0
Select Articles

MRI–Compatible Fluid-Powered Medical Devices PUBLIC ACCESS

[+] Author Notes
Jun Ueda

Mechanical Engineering, Georgia Institute of Technology

David B. Comber

Mechanical Engineering, Vanderbilt University

Jonathon Slightam

Rapid Prototyping Center, Milwaukee School of Engineering

Melih Turkseven

Mechanical Engineering, Georgia Institute of Technology

Vito Gervasi

Rapid Prototyping Center, Milwaukee School of Engineering

Robert J. Webster, III

Mechanical Engineering, Vanderbilt University

Eric J. Barth

Mechanical Engineering, Vanderbilt University

* Corresponding author

Mechanical Engineering 135(06), S13-S16 (Jun 01, 2013) (4 pages) Paper No: ME-13-JUN8; doi: 10.1115/1.2013-JUN-8

This article introduces recent developments and challenges related to magnetic resonance imaging (MRI)-compatible medical devices. Recent advances in fluid-powered medical devices are described, including a needle steering robot for neurosurgery and a haptic device for hemiplegia rehabilitation. Recent three-dimensional printing technologies for fabricating integrated fluid-powered robots are also reported. The use of additive manufacturing conjoined with modern digital imaging techniques allow for the customization of components, a trait that is generally needed in medical implants and devices. Furthermore, the materials that are available in additive processes allow for direct end-use production of customized components and devices. In addition, the polymer-based materials have an inherently low permeability, allowing for use in an MRI environment while not causing imaging interference. Presently, selective laser sintering (SLS), stereolithography, and extrusion processes illustrate and suggest that they offer the greatest promise in MRI compatible end-use components. Future work is aimed at using Additive Manufacturing (AM) to develop inherently safe, compact, MRI compatible medical devices.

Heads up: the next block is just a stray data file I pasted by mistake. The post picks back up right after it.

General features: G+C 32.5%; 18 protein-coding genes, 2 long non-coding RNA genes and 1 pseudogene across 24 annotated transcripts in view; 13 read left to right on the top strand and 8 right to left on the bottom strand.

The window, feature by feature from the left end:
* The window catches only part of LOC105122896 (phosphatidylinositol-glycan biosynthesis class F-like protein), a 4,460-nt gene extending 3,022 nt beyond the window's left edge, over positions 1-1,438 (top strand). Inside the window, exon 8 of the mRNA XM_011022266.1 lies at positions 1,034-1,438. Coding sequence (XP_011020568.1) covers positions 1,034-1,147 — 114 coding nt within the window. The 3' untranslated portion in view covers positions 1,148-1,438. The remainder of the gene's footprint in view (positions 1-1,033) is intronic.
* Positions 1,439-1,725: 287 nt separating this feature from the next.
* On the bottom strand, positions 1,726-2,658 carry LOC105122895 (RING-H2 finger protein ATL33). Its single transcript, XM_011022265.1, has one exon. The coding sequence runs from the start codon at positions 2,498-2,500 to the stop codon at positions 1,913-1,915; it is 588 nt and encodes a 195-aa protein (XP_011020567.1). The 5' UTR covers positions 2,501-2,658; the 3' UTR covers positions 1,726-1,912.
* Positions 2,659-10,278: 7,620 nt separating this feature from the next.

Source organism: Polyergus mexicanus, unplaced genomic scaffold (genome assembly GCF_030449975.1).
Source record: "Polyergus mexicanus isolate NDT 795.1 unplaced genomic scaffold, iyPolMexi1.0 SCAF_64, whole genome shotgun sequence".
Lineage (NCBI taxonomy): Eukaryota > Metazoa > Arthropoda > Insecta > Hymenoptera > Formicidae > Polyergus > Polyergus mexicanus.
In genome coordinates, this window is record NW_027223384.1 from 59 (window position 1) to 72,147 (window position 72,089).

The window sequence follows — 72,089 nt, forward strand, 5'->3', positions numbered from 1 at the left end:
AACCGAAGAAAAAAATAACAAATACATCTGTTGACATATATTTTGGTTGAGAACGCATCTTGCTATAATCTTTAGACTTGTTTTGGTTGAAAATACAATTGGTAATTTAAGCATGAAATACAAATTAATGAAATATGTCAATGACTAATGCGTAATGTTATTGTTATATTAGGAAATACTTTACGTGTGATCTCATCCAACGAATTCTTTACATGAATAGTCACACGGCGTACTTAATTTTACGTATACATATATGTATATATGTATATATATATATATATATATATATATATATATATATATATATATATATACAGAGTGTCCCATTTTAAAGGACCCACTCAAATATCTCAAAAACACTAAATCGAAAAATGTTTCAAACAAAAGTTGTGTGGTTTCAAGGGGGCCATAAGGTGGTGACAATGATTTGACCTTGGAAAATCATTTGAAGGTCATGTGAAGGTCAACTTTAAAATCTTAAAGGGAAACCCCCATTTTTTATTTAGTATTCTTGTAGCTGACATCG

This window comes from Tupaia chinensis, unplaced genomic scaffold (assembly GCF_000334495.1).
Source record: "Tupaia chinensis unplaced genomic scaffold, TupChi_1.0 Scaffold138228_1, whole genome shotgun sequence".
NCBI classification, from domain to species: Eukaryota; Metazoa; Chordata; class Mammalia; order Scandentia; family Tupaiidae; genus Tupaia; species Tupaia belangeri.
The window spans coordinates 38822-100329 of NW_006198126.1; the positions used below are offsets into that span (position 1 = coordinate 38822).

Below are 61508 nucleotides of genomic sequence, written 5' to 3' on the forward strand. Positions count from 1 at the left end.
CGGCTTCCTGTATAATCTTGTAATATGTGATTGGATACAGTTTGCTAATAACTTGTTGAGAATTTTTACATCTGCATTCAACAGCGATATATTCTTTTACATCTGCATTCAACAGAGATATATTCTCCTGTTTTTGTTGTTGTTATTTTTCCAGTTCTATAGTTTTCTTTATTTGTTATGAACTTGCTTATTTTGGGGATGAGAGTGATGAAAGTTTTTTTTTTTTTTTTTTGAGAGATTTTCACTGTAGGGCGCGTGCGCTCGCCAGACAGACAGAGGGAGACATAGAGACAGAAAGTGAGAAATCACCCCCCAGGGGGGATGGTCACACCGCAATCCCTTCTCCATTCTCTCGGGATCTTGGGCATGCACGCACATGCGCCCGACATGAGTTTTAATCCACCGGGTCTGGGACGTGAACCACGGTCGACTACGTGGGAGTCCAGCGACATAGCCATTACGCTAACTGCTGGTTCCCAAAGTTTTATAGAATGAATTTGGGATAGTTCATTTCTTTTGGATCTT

This article introduces recent developments and challenges related to magnetic resonance imaging (MRI)-compatible medical devices. Recent advances in fluid-powered medical devices are described, including a needle steering robot for neurosurgery and a haptic device for hemiplegia rehabilitation. Recent 3-dimensional printing technologies for fabricating integrated fluid-powered robots are also reported.

MRI is a diagnostic technology enabling high-quality imaging of organs and soit tissues by using a strong magnetic field and sensor array. The tight space within the closed-bore scanner limits clinician access to the patient as well as the available actions that could be performed under MRI guidance. The capabilities of MRI can be extended beyond diagnostics by using teleoperated robots, which are able to provide high precision and enhanced dexterity. MRI-guided robotic surgery, where a surgeon performs an operation based on realtime MRI images, has the potential to play a key role in the expanding field of interventional radiology by enabling operational procedures that are more accurate and less invasive. Functional MRI (fMRI) is a newer technology that can provide brain activity images, and fMRI-compatible robotic technologies enable research on a wide variety of rehabilitation research. For example, neuroplasticity after stroke, somatosensory and motor functions, and sympathetic nerve activity during motor task learning.